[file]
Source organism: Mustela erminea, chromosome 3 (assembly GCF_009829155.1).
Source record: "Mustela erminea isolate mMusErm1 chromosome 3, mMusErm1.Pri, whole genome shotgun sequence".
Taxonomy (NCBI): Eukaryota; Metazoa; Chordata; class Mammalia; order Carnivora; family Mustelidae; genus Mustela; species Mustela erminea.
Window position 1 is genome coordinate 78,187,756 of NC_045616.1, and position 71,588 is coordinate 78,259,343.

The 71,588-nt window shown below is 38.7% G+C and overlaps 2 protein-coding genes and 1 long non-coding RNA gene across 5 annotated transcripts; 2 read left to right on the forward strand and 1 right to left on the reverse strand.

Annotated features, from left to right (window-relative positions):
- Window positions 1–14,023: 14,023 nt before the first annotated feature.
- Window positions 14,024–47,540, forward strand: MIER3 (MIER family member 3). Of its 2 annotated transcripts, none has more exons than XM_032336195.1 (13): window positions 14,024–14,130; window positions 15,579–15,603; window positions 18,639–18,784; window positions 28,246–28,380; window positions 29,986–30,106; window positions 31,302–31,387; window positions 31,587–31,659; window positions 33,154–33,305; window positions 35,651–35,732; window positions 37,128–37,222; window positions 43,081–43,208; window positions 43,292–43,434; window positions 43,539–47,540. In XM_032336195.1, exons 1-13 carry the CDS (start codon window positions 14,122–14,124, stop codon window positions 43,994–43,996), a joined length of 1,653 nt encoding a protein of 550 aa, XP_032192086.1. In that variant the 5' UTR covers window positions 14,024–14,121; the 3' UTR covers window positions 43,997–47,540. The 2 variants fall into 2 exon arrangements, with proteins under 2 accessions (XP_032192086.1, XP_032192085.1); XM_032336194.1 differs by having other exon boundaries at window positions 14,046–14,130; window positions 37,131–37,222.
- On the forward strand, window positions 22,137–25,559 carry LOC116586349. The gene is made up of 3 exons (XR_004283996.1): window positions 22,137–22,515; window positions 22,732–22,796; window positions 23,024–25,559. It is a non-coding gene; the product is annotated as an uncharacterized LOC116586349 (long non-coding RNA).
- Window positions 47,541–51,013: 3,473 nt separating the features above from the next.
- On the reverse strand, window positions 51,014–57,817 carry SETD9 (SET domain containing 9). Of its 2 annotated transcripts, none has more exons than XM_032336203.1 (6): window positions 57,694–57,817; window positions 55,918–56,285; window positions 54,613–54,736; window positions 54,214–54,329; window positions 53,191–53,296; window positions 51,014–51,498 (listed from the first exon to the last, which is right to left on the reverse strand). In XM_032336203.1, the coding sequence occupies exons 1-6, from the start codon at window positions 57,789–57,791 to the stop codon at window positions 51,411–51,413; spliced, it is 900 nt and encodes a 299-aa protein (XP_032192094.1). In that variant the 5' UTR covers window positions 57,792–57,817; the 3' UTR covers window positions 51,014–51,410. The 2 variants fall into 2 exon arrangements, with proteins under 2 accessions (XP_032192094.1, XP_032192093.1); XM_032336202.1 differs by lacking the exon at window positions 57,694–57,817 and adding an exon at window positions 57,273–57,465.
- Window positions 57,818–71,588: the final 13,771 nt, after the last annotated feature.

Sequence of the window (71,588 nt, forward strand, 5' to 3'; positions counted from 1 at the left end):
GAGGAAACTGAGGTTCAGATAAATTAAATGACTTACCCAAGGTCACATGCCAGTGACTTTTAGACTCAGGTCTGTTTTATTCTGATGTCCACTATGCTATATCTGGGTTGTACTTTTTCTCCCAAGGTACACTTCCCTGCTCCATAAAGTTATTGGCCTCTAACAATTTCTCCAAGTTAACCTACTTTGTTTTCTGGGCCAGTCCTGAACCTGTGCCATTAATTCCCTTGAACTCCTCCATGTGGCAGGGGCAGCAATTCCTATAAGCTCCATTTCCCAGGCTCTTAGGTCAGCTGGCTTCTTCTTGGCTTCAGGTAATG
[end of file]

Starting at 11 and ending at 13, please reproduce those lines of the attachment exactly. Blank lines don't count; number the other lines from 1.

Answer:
- On the reverse strand, window positions 51,014–57,817 carry SETD9 (SET domain containing 9). Of its 2 annotated transcripts, none has more exons than XM_032336203.1 (6): window positions 57,694–57,817; window positions 55,918–56,285; window positions 54,613–54,736; window positions 54,214–54,329; window positions 53,191–53,296; window positions 51,014–51,498 (listed from the first exon to the last, which is right to left on the reverse strand). In XM_032336203.1, the coding sequence occupies exons 1-6, from the start codon at window positions 57,789–57,791 to the stop codon at window positions 51,411–51,413; spliced, it is 900 nt and encodes a 299-aa protein (XP_032192094.1). In that variant the 5' UTR covers window positions 57,792–57,817; the 3' UTR covers window positions 51,014–51,410. The 2 variants fall into 2 exon arrangements, with proteins under 2 accessions (XP_032192094.1, XP_032192093.1); XM_032336202.1 differs by lacking the exon at window positions 57,694–57,817 and adding an exon at window positions 57,273–57,465.
- Window positions 57,818–71,588: the final 13,771 nt, after the last annotated feature.

Sequence of the window (71,588 nt, forward strand, 5' to 3'; positions counted from 1 at the left end):